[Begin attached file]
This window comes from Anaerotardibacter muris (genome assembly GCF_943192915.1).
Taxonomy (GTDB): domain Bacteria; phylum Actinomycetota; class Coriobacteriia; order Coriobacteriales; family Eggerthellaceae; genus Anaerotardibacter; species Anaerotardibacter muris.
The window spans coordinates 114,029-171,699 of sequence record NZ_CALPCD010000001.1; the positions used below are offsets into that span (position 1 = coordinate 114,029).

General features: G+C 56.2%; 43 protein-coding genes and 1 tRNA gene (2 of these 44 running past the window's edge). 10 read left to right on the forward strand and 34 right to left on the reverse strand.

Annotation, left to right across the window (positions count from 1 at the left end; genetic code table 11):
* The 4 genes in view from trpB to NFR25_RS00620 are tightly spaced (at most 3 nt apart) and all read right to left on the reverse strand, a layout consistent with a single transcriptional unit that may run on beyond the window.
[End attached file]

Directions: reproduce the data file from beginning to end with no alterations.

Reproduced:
This window comes from Anaerotardibacter muris (genome assembly GCF_943192915.1).
Taxonomy (GTDB): domain Bacteria; phylum Actinomycetota; class Coriobacteriia; order Coriobacteriales; family Eggerthellaceae; genus Anaerotardibacter; species Anaerotardibacter muris.
The window spans coordinates 114,029-171,699 of sequence record NZ_CALPCD010000001.1; the positions used below are offsets into that span (position 1 = coordinate 114,029).

General features: G+C 56.2%; 43 protein-coding genes and 1 tRNA gene (2 of these 44 running past the window's edge). 10 read left to right on the forward strand and 34 right to left on the reverse strand.

Annotation, left to right across the window (positions count from 1 at the left end; genetic code table 11):
* The 4 genes in view from trpB to NFR25_RS00620 are tightly spaced (at most 3 nt apart) and all read right to left on the reverse strand, a layout consistent with a single transcriptional unit that may run on beyond the window.